Information is free.
At least, it should be, according to the majority sentiment in library land. Ever since the advent of early public libraries of the 1800s, public libraries have had a democratizing effect on society. In 1948, the ALA adopted the "Library Bill of Rights," championing open access to information resources and challenging censorship. Throughout the years, freedom of access has come to mean, in many areas, free access.
In this digital age, I think that our field's approach to access should change. Before, if a person had borrowed a book from the library, he would walk away with the book, for a designated period of time. However, he would have no sense of ownership over the book. He would eventually have had to return it to the library. In the mean time, another person who had wanted the book would have had to wait her turn to read the book. This system of lending had historically provided free access to materials and, as there was no sense of ownership, publishers and authors did not feel as though their intellectual property had been stolen or misused in any way. Currently, access continues to be free, in most cases, but the sense of ownership has changed. With digital copies of books and journals, library patrons can now download their desired information resources. Cost of access has not changed. All these resources are still free to the user, but ownership has altered. Protection of intellectual property has diminished.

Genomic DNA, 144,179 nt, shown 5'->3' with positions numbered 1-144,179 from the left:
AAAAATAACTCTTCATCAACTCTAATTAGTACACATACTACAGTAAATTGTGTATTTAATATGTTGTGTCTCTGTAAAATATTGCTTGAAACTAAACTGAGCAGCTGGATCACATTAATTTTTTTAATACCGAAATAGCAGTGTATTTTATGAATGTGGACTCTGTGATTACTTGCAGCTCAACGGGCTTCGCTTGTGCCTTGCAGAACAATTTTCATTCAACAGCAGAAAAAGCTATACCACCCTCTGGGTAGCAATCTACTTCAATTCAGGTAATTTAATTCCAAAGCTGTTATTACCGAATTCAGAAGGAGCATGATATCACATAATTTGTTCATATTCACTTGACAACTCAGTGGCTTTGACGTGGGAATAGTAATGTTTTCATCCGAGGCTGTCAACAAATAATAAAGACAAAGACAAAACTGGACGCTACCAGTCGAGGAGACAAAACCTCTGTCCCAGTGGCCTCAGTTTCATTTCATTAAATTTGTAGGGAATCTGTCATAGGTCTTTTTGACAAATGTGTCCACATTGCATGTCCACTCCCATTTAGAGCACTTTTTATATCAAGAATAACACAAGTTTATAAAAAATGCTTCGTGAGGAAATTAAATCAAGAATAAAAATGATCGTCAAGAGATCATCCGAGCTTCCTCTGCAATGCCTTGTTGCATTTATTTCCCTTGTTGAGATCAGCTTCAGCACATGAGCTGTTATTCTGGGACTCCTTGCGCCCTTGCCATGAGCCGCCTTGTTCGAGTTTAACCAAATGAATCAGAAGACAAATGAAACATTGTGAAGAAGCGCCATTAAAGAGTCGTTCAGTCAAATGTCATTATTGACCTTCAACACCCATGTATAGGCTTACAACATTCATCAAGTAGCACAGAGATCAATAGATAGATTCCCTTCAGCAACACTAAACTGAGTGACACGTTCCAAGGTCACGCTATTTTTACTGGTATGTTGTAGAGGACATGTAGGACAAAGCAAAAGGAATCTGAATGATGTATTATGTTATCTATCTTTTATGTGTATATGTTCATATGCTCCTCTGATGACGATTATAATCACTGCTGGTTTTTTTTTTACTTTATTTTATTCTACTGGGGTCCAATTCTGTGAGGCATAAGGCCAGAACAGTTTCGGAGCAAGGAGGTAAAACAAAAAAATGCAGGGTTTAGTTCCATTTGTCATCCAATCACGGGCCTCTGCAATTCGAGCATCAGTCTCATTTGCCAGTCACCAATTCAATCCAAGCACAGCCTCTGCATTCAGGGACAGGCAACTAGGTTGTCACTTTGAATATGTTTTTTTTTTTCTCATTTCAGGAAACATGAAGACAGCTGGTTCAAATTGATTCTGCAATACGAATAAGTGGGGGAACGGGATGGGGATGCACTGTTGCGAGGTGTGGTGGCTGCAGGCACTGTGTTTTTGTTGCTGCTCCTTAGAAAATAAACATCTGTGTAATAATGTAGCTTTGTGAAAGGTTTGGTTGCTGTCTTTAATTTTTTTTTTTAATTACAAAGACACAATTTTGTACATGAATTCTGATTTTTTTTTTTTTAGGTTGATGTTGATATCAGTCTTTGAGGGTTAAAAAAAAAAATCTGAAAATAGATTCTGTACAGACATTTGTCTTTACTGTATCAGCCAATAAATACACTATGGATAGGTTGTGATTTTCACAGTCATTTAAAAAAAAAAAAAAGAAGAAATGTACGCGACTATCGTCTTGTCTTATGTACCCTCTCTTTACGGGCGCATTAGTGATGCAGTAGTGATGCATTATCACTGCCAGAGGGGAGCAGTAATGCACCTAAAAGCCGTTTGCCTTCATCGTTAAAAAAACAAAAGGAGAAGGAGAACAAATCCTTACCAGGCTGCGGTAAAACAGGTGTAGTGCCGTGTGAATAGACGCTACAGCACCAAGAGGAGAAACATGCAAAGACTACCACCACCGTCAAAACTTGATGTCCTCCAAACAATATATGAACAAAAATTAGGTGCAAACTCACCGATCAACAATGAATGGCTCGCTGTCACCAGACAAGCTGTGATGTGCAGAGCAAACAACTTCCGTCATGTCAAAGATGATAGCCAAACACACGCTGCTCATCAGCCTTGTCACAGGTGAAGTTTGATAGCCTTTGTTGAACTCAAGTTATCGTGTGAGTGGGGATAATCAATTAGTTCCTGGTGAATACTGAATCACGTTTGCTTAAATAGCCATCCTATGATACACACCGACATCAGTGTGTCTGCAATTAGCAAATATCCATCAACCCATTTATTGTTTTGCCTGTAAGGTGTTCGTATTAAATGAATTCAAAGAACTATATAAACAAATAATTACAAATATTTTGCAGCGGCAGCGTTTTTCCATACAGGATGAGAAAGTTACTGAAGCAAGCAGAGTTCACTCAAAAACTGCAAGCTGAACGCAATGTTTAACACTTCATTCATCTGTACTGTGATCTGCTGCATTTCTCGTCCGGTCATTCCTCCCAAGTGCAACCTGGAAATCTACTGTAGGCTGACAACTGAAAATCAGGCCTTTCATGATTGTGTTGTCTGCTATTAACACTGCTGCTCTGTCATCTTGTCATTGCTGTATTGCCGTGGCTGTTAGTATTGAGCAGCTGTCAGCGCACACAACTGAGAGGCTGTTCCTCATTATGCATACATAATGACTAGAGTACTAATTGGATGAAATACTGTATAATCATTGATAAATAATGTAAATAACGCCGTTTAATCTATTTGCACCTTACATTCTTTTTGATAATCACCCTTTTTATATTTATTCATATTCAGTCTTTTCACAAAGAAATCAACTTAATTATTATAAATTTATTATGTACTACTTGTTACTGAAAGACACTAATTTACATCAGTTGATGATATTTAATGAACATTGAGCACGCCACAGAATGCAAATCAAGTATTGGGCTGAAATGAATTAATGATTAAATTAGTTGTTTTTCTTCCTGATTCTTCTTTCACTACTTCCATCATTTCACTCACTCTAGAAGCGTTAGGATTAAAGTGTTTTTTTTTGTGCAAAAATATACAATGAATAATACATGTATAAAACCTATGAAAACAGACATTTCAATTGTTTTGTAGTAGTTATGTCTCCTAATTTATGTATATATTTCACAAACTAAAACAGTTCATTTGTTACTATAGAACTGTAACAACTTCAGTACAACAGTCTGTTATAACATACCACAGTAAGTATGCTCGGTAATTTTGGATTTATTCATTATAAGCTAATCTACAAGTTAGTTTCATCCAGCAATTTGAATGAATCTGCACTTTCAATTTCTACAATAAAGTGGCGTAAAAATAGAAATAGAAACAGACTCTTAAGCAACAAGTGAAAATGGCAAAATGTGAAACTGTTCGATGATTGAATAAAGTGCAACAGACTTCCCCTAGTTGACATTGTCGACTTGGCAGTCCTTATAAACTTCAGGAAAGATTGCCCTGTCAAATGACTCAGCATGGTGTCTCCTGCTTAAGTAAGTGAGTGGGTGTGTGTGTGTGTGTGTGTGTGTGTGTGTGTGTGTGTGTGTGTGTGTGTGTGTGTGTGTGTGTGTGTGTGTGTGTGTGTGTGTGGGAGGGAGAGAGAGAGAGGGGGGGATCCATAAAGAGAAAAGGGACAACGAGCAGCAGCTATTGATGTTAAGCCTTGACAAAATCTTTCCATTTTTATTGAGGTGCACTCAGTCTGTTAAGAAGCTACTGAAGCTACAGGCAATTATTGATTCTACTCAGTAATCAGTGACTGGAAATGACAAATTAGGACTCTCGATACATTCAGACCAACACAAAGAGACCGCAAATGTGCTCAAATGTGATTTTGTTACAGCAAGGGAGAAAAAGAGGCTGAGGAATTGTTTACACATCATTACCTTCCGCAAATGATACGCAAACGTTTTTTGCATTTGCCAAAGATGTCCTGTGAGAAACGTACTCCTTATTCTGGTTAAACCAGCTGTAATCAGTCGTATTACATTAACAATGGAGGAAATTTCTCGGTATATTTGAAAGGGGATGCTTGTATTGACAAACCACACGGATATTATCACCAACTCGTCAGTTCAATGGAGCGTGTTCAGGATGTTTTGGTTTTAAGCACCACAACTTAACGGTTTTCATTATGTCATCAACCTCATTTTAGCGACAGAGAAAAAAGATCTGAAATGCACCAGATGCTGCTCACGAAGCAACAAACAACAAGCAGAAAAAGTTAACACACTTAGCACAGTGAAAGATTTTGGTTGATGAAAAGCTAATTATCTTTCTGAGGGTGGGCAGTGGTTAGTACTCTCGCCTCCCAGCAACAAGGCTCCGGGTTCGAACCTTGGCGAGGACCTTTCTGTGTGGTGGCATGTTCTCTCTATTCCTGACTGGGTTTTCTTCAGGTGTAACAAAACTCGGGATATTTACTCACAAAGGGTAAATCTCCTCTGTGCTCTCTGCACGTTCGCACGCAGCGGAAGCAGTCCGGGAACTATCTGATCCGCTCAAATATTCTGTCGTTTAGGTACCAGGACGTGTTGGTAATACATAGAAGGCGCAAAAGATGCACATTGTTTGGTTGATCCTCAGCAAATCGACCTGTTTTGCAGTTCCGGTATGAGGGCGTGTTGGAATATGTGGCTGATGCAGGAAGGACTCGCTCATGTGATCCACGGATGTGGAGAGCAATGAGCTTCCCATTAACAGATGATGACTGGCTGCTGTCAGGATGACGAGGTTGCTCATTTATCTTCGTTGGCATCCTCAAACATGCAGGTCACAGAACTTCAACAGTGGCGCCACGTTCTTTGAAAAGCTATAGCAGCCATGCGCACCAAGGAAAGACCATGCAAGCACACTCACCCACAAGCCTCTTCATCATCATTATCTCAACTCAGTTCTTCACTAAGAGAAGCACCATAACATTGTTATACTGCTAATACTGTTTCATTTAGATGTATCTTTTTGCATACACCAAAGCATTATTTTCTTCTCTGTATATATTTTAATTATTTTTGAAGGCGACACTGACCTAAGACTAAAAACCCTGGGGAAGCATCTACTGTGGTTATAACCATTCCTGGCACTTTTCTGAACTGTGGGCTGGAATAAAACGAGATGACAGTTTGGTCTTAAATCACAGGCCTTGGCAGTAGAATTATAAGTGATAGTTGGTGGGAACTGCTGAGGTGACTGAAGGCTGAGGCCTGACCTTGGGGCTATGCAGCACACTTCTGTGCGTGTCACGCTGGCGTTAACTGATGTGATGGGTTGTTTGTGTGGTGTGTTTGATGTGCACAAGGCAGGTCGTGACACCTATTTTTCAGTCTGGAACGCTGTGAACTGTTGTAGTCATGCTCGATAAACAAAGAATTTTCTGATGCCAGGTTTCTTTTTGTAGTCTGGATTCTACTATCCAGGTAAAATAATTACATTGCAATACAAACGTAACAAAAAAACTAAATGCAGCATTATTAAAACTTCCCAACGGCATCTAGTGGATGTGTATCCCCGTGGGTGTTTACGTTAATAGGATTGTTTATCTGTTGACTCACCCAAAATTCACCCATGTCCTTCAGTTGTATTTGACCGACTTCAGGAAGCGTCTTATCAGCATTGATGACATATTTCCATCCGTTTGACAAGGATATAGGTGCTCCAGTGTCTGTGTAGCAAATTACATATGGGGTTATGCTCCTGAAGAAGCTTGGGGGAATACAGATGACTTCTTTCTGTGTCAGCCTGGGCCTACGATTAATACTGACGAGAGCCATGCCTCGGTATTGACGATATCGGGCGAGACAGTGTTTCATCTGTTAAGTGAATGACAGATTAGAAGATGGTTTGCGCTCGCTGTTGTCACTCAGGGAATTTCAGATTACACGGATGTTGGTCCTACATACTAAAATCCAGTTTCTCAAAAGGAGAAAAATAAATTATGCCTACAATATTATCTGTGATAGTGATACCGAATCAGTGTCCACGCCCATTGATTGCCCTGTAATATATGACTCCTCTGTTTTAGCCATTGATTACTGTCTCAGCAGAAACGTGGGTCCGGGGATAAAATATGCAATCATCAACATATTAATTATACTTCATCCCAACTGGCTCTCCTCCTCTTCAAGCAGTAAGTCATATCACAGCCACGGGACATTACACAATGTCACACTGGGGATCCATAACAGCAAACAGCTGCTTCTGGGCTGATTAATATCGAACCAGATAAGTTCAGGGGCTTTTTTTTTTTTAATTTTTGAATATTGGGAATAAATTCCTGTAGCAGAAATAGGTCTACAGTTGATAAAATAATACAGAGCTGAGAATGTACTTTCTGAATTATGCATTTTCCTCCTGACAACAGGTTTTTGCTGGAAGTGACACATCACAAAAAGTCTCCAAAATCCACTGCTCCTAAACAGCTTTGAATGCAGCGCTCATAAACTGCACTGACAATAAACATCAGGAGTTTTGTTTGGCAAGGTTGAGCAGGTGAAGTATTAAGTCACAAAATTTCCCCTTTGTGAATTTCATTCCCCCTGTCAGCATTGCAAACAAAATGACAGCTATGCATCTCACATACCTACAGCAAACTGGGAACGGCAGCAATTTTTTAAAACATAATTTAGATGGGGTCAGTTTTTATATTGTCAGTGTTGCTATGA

I am not suggesting that libraries should start charging for all memberships or that school children should no longer be allowed to check out and read copies of Dr. Seuss' The Cat in the Hat. I am suggesting, however, that access to digital information should change. Authors spent hours, perhaps years creating these resources; and, in the case of scholarly works, authors may have spent hundred of thousands of dollars on education to create the journal article that was just emailed into your inbox for the low, low cost of absolutely nothing.
Currently, there are hundreds of commonly used databases providing access to thousands of journals and other digital resources. Libraries often pay for subscriptions to these databases to allow patrons access to the information. However, these subscriptions are incredibly expensive; so, libraries can rarely afford more than a couple subscriptions.
What is the solution? How do you provide freedom of access to all information (not just the subscription your local library can afford) while simultaneously protecting the intellectual property of the people responsible for creation of the information? As unprofessional as this sounds, think of Netflix. They offer different levels of subscriptions for different levels of access. To individuals, not institutions. In addition, we could envision a situation where a person could want access to one and only one item in a database. For a one-time fee, this could be possible.
Information is not free. In fact, it is very expensive. The time, the work, the effort of the authors should be recognized and rewarded. And freedom of access should not always mean free access. Freedom of access should mean ability to access. In this age, where the lines of ownership are blurred with digital downloads, perhaps we should reconsider our system. While the purchase of information is somewhat antithetical to the ideals of library land, small fees to access scholarly work isn't necessarily robbing people of access. In fact, because patrons of any library could access the information in any database, access will be increased.